The word "anti-Mormon" is what's called a "thought-terminating cliché," or in other words, an Orwellian "newspeak" term. The purposeful use of a word like this is a subtle brainwashing (or "conditioning," if "brainwashing" is too strong of an expression) technique. By arbitrarily branding all so-called "opponents" with a word specifically designed to create a mental aversion, the leadership of an organization cues their membership to subconsciously censor themselves every time they use the word. This is a common tactic employed by authoritarian organizations which seek to reduce the flow of information to their followers.
The fact, however, is that extraordinary claims require extraordinary evidence. This is all the more so with claims as extraordinary as Mormonism's. If the evidence is not enough to verify the claim, some people are naturally going to draw a different conclusion. After this, some of these people are going to feel obliged to relate their interpretation of the evidence in order to offer a balanced viewpoint. For example, Christopher Columbus wasn't attacking anyone when he claimed that the earth was round, he was simply giving his analysis of the data available to him. So instead of turning and running every time the word "anti-Mormon" is used, Latter-day Saints should react and respond directly to the various issues and viewpoints they encounter. After all, the truth can always withstand scrutiny.
If you still believe that objectively studying your faith from all angles is somehow a bad thing, then here are some quotes from prior LDS leaders on this topic:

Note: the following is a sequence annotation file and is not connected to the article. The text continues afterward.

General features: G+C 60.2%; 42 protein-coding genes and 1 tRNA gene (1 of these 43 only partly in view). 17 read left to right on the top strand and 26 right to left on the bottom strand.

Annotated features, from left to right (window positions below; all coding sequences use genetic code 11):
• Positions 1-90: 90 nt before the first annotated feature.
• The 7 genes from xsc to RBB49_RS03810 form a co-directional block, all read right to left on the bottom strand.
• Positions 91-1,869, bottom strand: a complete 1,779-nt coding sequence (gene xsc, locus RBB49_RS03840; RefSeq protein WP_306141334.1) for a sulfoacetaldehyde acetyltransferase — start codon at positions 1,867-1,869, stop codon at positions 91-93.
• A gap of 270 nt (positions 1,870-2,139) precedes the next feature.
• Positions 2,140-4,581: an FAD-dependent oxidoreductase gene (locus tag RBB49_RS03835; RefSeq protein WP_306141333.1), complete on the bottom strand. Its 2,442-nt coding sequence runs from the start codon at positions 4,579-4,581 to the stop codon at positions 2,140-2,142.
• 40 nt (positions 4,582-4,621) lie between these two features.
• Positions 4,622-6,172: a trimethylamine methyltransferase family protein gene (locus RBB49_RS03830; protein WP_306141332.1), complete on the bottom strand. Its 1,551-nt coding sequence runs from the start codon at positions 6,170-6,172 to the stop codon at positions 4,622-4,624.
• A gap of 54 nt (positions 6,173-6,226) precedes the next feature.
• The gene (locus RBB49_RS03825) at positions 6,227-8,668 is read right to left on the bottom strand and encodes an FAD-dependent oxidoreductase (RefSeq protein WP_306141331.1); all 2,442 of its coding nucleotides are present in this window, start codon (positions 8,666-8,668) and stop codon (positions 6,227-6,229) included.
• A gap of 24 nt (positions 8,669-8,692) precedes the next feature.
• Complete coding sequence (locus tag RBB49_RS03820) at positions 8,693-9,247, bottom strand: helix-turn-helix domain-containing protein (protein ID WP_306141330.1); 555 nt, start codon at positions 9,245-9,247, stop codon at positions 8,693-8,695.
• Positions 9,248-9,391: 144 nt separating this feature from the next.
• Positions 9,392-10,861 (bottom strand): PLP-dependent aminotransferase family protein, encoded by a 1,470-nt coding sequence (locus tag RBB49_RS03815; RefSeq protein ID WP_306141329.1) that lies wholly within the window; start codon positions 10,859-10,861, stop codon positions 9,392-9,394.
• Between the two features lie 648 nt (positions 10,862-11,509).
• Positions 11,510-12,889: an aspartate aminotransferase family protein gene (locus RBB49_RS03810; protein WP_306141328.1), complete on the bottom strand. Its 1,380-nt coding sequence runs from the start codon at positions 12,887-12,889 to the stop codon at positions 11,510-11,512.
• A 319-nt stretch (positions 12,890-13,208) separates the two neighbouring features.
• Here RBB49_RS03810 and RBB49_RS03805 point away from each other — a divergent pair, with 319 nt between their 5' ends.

"If a faith will not bear to be investigated; if its preachers and professors are afraid to have it examined, their foundation must be very weak."--Apostle George A. Smith, Journal of Discourses, Volume 14, Page 216
"I think a full, free talk is frequently of great use; we want nothing secret nor underhanded, and for one I want no association with things that cannot be talked about and will not bear investigation."--President John Taylor, Journal of Discourses, Volume 20, Page 264
"Convince us of our errors of doctrine, if we have any, by reason, by logical arguments, or by the word of God, and we will be ever grateful for the information, and you will ever have the pleasing reflection that you have been instruments in the hands of God of redeeming your fellow beings from the darkness which you may see enveloping their minds."--Apostle Orson Pratt, The Seer, Page 15